Long-duration energy storage (LDES) technologies, paired with renewables, could shrink global industrial greenhouse gas emissions by 65%, a new report from the LDES Council and Roland Berger has found.
These technologies can be used to support firm, renewable electricity for off-grid applications, and can reduce the cost to decarbonize certain fossil fuel-powered industrial processes, according to the report.
Long-duration energy storage is likely to be a key component of a highly-renewable grid, and the U.S. Department of Energy (DOE) estimates the country could need between 225 GW and 460 GW of the resource to achieve a net-zero economy by 2050. The agency categorizes the technologies into four segments – up to four hours of storage, or short duration; inter-day, which provides 10 to 36 hours of storage; multi-day, which can extend to 160 hours; and seasonal shifting, which exceeds that. The LDES Council represents 70 members across 19 countries, and is focused on the acceleration of long-duration energy storage.
Long-duration electric and thermal storage technologies can be used to “firm” wind and solar for off-grid use, meaning renewable energy can be used to decarbonize certain industrial processes currently powered by fossil fuels, the report said. The technologies are already economically attractive to allow off-grid facilities to switch from diesel to this firmed renewable energy – even without carbon incentives, according to the report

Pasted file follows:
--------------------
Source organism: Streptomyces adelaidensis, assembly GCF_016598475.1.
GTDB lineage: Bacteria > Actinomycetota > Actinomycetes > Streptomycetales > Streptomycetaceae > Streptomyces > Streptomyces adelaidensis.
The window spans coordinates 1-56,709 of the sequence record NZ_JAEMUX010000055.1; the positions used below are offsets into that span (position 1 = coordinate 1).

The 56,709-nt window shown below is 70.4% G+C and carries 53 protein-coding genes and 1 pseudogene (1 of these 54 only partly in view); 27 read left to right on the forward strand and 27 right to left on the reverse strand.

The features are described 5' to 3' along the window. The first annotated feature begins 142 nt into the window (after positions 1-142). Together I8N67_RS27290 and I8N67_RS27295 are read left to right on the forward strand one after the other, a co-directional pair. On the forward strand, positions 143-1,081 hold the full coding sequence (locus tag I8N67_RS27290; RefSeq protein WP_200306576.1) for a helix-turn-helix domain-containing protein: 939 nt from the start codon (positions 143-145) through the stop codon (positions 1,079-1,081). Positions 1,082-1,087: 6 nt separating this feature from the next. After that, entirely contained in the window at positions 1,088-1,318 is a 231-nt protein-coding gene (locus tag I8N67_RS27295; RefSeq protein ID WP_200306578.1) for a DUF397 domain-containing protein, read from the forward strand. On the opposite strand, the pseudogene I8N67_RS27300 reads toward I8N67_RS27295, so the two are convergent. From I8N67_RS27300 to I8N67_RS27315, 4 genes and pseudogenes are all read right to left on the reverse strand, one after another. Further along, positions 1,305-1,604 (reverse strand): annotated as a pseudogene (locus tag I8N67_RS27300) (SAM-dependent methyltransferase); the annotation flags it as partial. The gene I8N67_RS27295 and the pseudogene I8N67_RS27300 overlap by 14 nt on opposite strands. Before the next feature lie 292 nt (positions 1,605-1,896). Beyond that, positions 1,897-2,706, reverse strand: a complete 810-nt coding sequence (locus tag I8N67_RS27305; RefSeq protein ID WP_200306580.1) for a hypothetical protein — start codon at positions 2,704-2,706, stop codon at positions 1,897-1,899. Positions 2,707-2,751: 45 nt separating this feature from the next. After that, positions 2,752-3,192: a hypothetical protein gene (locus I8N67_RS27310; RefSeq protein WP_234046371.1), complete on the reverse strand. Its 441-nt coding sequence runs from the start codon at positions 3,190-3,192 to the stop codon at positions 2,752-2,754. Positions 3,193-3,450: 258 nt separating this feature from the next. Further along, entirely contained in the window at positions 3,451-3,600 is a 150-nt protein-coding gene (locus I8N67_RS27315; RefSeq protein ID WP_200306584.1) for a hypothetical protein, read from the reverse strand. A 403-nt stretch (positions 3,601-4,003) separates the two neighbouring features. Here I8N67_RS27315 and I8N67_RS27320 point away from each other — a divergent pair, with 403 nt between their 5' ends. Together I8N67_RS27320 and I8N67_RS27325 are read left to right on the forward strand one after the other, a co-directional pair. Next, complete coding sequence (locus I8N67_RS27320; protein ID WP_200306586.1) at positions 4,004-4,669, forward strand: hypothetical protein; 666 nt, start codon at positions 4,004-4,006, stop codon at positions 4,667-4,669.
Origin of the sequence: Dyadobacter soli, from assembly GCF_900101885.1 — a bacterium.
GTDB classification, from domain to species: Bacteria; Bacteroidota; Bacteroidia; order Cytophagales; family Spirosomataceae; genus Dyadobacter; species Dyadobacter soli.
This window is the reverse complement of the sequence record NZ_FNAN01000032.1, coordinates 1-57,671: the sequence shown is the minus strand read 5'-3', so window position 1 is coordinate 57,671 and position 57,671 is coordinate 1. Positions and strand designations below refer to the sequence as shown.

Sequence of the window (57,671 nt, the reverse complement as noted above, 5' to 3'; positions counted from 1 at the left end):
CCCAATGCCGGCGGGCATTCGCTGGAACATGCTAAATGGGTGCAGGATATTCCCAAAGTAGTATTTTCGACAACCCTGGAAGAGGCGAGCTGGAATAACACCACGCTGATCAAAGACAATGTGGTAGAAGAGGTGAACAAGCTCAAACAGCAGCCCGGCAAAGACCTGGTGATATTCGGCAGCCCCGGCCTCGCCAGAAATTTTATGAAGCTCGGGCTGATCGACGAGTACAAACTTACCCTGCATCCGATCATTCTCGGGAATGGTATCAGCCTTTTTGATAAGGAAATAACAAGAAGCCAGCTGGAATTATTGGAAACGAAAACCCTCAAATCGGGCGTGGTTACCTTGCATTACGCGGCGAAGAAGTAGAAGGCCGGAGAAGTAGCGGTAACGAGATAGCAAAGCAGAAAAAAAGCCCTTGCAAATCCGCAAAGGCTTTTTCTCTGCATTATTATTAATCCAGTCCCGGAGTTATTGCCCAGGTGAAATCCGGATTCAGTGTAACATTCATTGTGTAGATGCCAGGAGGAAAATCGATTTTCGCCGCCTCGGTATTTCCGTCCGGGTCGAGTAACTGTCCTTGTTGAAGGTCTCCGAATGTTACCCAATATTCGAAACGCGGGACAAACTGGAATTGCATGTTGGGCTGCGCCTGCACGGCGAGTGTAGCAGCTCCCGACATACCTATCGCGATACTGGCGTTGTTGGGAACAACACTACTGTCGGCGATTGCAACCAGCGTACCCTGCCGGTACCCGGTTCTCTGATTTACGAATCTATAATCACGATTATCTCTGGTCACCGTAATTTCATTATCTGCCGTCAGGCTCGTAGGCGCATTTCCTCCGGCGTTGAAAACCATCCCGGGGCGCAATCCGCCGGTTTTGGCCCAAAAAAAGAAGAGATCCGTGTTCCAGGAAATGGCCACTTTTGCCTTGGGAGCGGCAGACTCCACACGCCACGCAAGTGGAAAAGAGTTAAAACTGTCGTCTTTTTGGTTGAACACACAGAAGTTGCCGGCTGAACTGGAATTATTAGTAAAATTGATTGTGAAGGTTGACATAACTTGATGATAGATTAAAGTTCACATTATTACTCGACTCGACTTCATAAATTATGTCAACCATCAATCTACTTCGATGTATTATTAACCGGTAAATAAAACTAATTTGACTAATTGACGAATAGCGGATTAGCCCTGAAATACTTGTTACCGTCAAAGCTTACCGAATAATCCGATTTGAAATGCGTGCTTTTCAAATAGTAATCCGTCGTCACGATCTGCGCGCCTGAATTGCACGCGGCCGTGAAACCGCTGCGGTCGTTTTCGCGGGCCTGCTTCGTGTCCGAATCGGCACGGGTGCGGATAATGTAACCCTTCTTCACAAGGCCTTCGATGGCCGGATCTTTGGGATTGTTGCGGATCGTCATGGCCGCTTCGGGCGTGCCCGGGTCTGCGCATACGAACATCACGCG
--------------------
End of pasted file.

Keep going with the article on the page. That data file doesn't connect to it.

The report acknowledged that currently, there is very little deployment of long-duration storage technologies in hard-to-electrify sectors, like steel and cement. This is due to integration requirements for electric technologies to support high temperature, radiative heat needs in these industries, the authors said.
However, these technologies “can already reduce emissions in these sectors by enabling those industrial users to take advantage of intermittent renewable generation for their round-the-clock electricity needs, and accessing CO2-free heat supply and recovery waste heat for lower temperature processes,” according to the report.
Industrial carbon emissions comprise around a quarter of annual global greenhouse gasses, and are growing by 2% every year. In fact, the demand for industrial heat is expected to grow by 34% between 2019 and 2040.
However, allowing these technologies to reach their full potential will require a series of policy interventions, including technology support, long-term market signals and revenue mechanisms. The first category could include things like grants and incentives, while the second would include things like carbon pricing, procurement targets for long-duration storage and phasing out fossil fuel subsidies, the report said.
And then once you have long-duration resources on the grid, or they’re going to be on the grid imminently, the question is “how do you make sure that they’re compensated, and how do you make sure that the value that they bring to the grid is recognized?” said Gabe Murtaugh, director of markets and technology with the council.
These could include measures like long-term bilateral contracts for balancing or ancillary services, or building out capacity markets, according to the report.
“Obviously this is a very high-level list – the devil tends to be in the details on some of these, and there are a lot of efforts the LDES Council is working on…” said Murtaugh.
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